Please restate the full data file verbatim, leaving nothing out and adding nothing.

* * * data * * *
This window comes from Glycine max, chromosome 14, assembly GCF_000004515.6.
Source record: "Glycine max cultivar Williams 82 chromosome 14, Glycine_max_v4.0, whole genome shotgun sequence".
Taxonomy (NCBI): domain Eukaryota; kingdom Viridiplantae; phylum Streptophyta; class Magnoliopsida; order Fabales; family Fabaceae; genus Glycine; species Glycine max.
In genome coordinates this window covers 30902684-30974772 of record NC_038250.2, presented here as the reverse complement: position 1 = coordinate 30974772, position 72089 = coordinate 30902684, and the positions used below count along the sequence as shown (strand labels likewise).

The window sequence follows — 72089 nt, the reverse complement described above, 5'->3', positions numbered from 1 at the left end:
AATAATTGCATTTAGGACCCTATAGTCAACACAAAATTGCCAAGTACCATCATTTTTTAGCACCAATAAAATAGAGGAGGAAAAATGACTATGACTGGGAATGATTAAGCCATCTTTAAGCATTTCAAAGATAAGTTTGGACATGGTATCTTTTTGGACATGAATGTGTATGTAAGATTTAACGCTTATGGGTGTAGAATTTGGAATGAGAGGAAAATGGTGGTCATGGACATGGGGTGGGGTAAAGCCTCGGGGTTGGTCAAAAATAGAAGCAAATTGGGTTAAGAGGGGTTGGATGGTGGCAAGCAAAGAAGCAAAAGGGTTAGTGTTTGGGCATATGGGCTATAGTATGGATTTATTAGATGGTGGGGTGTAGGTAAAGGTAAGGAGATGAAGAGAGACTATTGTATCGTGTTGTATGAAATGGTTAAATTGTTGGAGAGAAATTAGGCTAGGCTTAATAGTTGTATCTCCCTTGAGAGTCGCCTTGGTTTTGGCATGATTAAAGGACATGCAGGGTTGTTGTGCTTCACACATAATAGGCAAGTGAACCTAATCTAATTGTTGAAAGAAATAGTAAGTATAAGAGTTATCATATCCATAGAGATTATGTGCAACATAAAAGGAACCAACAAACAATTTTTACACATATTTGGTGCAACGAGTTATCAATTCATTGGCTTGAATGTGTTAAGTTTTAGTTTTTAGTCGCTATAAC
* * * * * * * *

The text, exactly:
This window comes from Glycine max, chromosome 14, assembly GCF_000004515.6.
Source record: "Glycine max cultivar Williams 82 chromosome 14, Glycine_max_v4.0, whole genome shotgun sequence".
Taxonomy (NCBI): domain Eukaryota; kingdom Viridiplantae; phylum Streptophyta; class Magnoliopsida; order Fabales; family Fabaceae; genus Glycine; species Glycine max.
In genome coordinates this window covers 30902684-30974772 of record NC_038250.2, presented here as the reverse complement: position 1 = coordinate 30974772, position 72089 = coordinate 30902684, and the positions used below count along the sequence as shown (strand labels likewise).

The window sequence follows — 72089 nt, the reverse complement described above, 5'->3', positions numbered from 1 at the left end:
AATAATTGCATTTAGGACCCTATAGTCAACACAAAATTGCCAAGTACCATCATTTTTTAGCACCAATAAAATAGAGGAGGAAAAATGACTATGACTGGGAATGATTAAGCCATCTTTAAGCATTTCAAAGATAAGTTTGGACATGGTATCTTTTTGGACATGAATGTGTATGTAAGATTTAACGCTTATGGGTGTAGAATTTGGAATGAGAGGAAAATGGTGGTCATGGACATGGGGTGGGGTAAAGCCTCGGGGTTGGTCAAAAATAGAAGCAAATTGGGTTAAGAGGGGTTGGATGGTGGCAAGCAAAGAAGCAAAAGGGTTAGTGTTTGGGCATATGGGCTATAGTATGGATTTATTAGATGGTGGGGTGTAGGTAAAGGTAAGGAGATGAAGAGAGACTATTGTATCGTGTTGTATGAAATGGTTAAATTGTTGGAGAGAAATTAGGCTAGGCTTAATAGTTGTATCTCCCTTGAGAGTCGCCTTGGTTTTGGCATGATTAAAGGACATGCAGGGTTGTTGTGCTTCACACATAATAGGCAAGTGAACCTAATCTAATTGTTGAAAGAAATAGTAAGTATAAGAGTTATCATATCCATAGAGATTATGTGCAACATAAAAGGAACCAACAAACAATTTTTACACATATTTGGTGCAACGAGTTATCAATTCATTGGCTTGAATGTGTTAAGTTTTAGTTTTTAGTCGCTATAAC